Battle Dragons

Battle Dragons is a free to play strategy game from Spacetime Games, the maker of Dark Legends and Arcane Legends. The game is a lot like’s Jungle Heat,’s Clash of lords, or Gameloft’s Total Conquest, all of which are inspired from Supercell’s Clash of Clans. Your primary goal is to collect resources, raise your army, and build your own village with a lot of attacking other villages peppered in.


The game starts with the Elder Dragon teaching you how to play. If you have played any of the aforementioned games, then you know exactly what you are getting yourself into. The only difference is the names of the resources that you collect. In Battle Dragons you want to collect sheep and Gold. Without these items you will not possess the specific upgrades that will make you a better player.

Basically, you enter enemy lands and fight against their defenses in order to receive more resources. By completing levels you will be able to move on to more difficult encampments, which will give you more resources.

Battle Dragons focuses less on completing quests, and more on the multiplayer functions in the game. There is no other game of the genre with as much necessary interaction between players as this one. It makes for some really interesting gameplay. If you enter a tribe, they are able to give you troops or resources when you need them. Tribe members can also lend you speed boosts, amongst other things. This makes playing alone on your phone just a little more social.

Other than joining a tribe you can battle it out in the PvP arena. This is where you enter the town of another player and try to take their resources as your own. This is an extremely fun part of the game because a real player will have more resources to steal, but their defenses will be much better.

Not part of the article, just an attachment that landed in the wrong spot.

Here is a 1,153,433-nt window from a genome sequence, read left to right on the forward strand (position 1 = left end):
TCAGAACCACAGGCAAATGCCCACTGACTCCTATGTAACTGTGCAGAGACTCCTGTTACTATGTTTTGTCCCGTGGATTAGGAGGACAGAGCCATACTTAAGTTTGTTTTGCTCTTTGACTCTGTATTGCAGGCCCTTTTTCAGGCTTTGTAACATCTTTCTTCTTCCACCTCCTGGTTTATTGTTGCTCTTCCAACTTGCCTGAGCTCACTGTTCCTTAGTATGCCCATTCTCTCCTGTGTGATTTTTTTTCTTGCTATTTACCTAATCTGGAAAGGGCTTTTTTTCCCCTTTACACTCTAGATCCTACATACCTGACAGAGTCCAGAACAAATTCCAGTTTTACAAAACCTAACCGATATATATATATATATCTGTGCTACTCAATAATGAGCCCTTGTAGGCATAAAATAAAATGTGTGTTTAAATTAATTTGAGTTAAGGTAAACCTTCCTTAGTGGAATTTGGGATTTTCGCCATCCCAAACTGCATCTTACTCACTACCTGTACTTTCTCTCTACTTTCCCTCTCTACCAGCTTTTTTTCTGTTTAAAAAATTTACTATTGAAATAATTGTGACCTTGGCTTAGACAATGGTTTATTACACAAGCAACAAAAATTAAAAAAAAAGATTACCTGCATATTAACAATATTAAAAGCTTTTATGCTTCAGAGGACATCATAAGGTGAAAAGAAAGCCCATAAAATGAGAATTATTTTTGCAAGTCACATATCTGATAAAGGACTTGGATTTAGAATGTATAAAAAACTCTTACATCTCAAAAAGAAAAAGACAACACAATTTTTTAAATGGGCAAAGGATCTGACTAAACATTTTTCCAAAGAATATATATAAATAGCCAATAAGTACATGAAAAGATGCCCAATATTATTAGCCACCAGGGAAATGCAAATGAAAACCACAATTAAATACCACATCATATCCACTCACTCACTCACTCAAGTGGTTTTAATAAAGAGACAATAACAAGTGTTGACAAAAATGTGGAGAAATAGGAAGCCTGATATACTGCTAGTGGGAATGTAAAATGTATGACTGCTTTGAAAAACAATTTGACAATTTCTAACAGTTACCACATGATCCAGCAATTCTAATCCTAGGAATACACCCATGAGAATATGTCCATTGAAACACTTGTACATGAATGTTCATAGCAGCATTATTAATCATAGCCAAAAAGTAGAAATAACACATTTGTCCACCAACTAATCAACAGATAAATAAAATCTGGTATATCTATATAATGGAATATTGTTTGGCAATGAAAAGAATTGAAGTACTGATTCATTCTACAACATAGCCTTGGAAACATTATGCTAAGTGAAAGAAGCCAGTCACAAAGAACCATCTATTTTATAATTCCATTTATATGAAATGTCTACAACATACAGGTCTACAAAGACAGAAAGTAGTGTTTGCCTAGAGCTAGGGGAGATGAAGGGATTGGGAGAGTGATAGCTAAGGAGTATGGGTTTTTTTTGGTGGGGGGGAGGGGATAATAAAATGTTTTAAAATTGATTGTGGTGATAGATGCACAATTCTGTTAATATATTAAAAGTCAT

Strategy in Battle Dragons is everywhere. From what units you want to place on the battle field to what building you want to upgrade. Every move you make has to be planned out. If you use up too much of your sheep on upgrades then you will not be able to produce the units you need to attack.

Though all strategy and waiting get reduced significantly if you are willing to pay some actual money for Pearls. Pearls will allow you to construct buildings and units faster. They will also buy extraordinary amounts of resources for you if you run out. They are very useful, but they can get a bit pricy if you are not looking at what you are spending.

I don’t know about you, but having to wait in real time for upgrades is not the best way to play games. In Battle Dragons you have to think pretty far in advance. If I want to take down an enemy village I have to think a day in advance what units I need to produce, and what I upgrades I need in order to produce those units. It got hard to want to play on those days where all you are setting up is a battle you will not be able to do until the next day, because some upgrades are really long.

The campaign in this game does get very, if not too, difficult if you don’t want to spend real money. By the fifth level I found myself having to wait for hours in order to gather up enough sheep to build the units that I need to build. Luckily my tribe was able to help me out with the units that I needed, but if they hadn’t, it would have been hours before I could continue with the campaign.

Even if you do have the correct composition of units you have to place them in the correct spots on the enemy’s land. If you do not know how each units reacts in a situation you will surely lose. By having the cheap units tank some damage from the towers you will greatly increase your chance for success.

The aesthetics of Battle Dragons does need some work. There are plenty of games in this genre that offer better visuals. Everything is just too small. Both the static and dynamic pieces on playfield are too small to put any detail into, and therefore have none. There is nothing special about how this game looks.

Overall, there is nothing groundbreaking about Battle Dragons. It’s an RTS that wants to suck as much money out of you as they can. Though, they do get the social aspect of this game pretty spot on, that is not enough to salvage it. I would not put any money into this game. It was fun while my resources lasted, but my time is more precious than waiting for my small town to build up enough to just barely achieve victory over the enemy.

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